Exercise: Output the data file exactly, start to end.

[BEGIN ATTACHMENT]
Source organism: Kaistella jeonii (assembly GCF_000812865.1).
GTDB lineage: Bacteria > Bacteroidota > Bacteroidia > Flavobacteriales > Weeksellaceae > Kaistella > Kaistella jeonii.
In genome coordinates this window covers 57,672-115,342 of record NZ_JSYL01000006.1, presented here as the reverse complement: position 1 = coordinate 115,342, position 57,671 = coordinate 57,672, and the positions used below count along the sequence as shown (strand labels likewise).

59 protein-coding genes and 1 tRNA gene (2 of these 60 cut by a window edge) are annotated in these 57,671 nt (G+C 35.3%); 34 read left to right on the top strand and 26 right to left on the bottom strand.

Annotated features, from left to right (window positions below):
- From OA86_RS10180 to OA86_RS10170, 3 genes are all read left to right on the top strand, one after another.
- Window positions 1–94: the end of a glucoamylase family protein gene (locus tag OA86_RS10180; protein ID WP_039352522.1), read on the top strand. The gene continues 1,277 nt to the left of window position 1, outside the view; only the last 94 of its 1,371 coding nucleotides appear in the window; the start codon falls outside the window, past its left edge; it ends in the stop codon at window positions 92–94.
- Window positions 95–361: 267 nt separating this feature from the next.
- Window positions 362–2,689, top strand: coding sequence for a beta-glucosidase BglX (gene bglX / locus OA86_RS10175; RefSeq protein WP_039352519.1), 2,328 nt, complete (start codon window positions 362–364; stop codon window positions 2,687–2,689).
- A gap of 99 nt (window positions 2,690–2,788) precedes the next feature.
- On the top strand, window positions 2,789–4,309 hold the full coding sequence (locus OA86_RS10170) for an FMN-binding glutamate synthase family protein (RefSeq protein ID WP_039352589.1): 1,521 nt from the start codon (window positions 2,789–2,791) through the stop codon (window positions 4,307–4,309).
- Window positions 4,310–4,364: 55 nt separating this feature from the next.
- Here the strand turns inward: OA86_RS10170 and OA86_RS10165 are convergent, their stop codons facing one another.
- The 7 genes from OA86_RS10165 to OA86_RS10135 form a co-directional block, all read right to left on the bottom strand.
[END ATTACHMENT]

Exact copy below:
Source organism: Kaistella jeonii (assembly GCF_000812865.1).
GTDB lineage: Bacteria > Bacteroidota > Bacteroidia > Flavobacteriales > Weeksellaceae > Kaistella > Kaistella jeonii.
In genome coordinates this window covers 57,672-115,342 of record NZ_JSYL01000006.1, presented here as the reverse complement: position 1 = coordinate 115,342, position 57,671 = coordinate 57,672, and the positions used below count along the sequence as shown (strand labels likewise).

59 protein-coding genes and 1 tRNA gene (2 of these 60 cut by a window edge) are annotated in these 57,671 nt (G+C 35.3%); 34 read left to right on the top strand and 26 right to left on the bottom strand.

Annotated features, from left to right (window positions below):
- From OA86_RS10180 to OA86_RS10170, 3 genes are all read left to right on the top strand, one after another.
- Window positions 1–94: the end of a glucoamylase family protein gene (locus tag OA86_RS10180; protein ID WP_039352522.1), read on the top strand. The gene continues 1,277 nt to the left of window position 1, outside the view; only the last 94 of its 1,371 coding nucleotides appear in the window; the start codon falls outside the window, past its left edge; it ends in the stop codon at window positions 92–94.
- Window positions 95–361: 267 nt separating this feature from the next.
- Window positions 362–2,689, top strand: coding sequence for a beta-glucosidase BglX (gene bglX / locus OA86_RS10175; RefSeq protein WP_039352519.1), 2,328 nt, complete (start codon window positions 362–364; stop codon window positions 2,687–2,689).
- A gap of 99 nt (window positions 2,690–2,788) precedes the next feature.
- On the top strand, window positions 2,789–4,309 hold the full coding sequence (locus OA86_RS10170) for an FMN-binding glutamate synthase family protein (RefSeq protein ID WP_039352589.1): 1,521 nt from the start codon (window positions 2,789–2,791) through the stop codon (window positions 4,307–4,309).
- Window positions 4,310–4,364: 55 nt separating this feature from the next.
- Here the strand turns inward: OA86_RS10170 and OA86_RS10165 are convergent, their stop codons facing one another.
- The 7 genes from OA86_RS10165 to OA86_RS10135 form a co-directional block, all read right to left on the bottom strand.